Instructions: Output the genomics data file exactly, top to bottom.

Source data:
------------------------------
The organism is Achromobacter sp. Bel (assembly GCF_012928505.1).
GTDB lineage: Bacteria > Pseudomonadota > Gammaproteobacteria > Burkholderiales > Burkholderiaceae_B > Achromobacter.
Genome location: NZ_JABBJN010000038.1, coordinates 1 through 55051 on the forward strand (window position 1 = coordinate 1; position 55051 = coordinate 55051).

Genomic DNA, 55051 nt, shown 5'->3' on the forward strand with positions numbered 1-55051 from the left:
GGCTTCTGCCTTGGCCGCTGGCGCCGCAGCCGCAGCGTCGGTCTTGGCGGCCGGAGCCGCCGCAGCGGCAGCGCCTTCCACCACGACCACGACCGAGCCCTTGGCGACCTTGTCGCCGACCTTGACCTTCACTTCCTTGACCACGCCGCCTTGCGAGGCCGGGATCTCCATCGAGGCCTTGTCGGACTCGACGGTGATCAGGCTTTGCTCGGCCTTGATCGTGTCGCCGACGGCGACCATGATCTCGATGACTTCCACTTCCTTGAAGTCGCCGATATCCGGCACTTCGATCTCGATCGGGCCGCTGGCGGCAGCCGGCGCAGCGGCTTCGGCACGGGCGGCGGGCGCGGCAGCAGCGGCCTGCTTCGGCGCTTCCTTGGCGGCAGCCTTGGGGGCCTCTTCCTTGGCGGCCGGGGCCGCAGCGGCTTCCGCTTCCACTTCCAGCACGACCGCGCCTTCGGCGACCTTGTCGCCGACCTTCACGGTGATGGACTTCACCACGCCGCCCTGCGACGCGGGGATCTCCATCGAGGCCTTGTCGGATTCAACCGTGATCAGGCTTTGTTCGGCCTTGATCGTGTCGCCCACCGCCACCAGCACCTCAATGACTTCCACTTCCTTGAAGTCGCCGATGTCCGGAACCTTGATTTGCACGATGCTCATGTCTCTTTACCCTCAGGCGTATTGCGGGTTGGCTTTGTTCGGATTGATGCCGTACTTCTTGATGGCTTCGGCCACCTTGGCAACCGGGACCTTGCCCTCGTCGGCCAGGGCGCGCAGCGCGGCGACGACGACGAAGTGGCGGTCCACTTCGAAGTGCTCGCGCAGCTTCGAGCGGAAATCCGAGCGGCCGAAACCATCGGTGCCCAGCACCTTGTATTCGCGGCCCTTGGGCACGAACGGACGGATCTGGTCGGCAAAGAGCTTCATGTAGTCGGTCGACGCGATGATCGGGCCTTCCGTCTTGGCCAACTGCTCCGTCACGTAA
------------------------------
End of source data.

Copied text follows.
The organism is Achromobacter sp. Bel (assembly GCF_012928505.1).
GTDB lineage: Bacteria > Pseudomonadota > Gammaproteobacteria > Burkholderiales > Burkholderiaceae_B > Achromobacter.
Genome location: NZ_JABBJN010000038.1, coordinates 1 through 55051 on the forward strand (window position 1 = coordinate 1; position 55051 = coordinate 55051).

Genomic DNA, 55051 nt, shown 5'->3' on the forward strand with positions numbered 1-55051 from the left:
GGCTTCTGCCTTGGCCGCTGGCGCCGCAGCCGCAGCGTCGGTCTTGGCGGCCGGAGCCGCCGCAGCGGCAGCGCCTTCCACCACGACCACGACCGAGCCCTTGGCGACCTTGTCGCCGACCTTGACCTTCACTTCCTTGACCACGCCGCCTTGCGAGGCCGGGATCTCCATCGAGGCCTTGTCGGACTCGACGGTGATCAGGCTTTGCTCGGCCTTGATCGTGTCGCCGACGGCGACCATGATCTCGATGACTTCCACTTCCTTGAAGTCGCCGATATCCGGCACTTCGATCTCGATCGGGCCGCTGGCGGCAGCCGGCGCAGCGGCTTCGGCACGGGCGGCGGGCGCGGCAGCAGCGGCCTGCTTCGGCGCTTCCTTGGCGGCAGCCTTGGGGGCCTCTTCCTTGGCGGCCGGGGCCGCAGCGGCTTCCGCTTCCACTTCCAGCACGACCGCGCCTTCGGCGACCTTGTCGCCGACCTTCACGGTGATGGACTTCACCACGCCGCCCTGCGACGCGGGGATCTCCATCGAGGCCTTGTCGGATTCAACCGTGATCAGGCTTTGTTCGGCCTTGATCGTGTCGCCCACCGCCACCAGCACCTCAATGACTTCCACTTCCTTGAAGTCGCCGATGTCCGGAACCTTGATTTGCACGATGCTCATGTCTCTTTACCCTCAGGCGTATTGCGGGTTGGCTTTGTTCGGATTGATGCCGTACTTCTTGATGGCTTCGGCCACCTTGGCAACCGGGACCTTGCCCTCGTCGGCCAGGGCGCGCAGCGCGGCGACGACGACGAAGTGGCGGTCCACTTCGAAGTGCTCGCGCAGCTTCGAGCGGAAATCCGAGCGGCCGAAACCATCGGTGCCCAGCACCTTGTATTCGCGGCCCTTGGGCACGAACGGACGGATCTGGTCGGCAAAGAGCTTCATGTAGTCGGTCGACGCGATGATCGGGCCTTCCGTCTTGGCCAACTGCTCCGTCACGTAA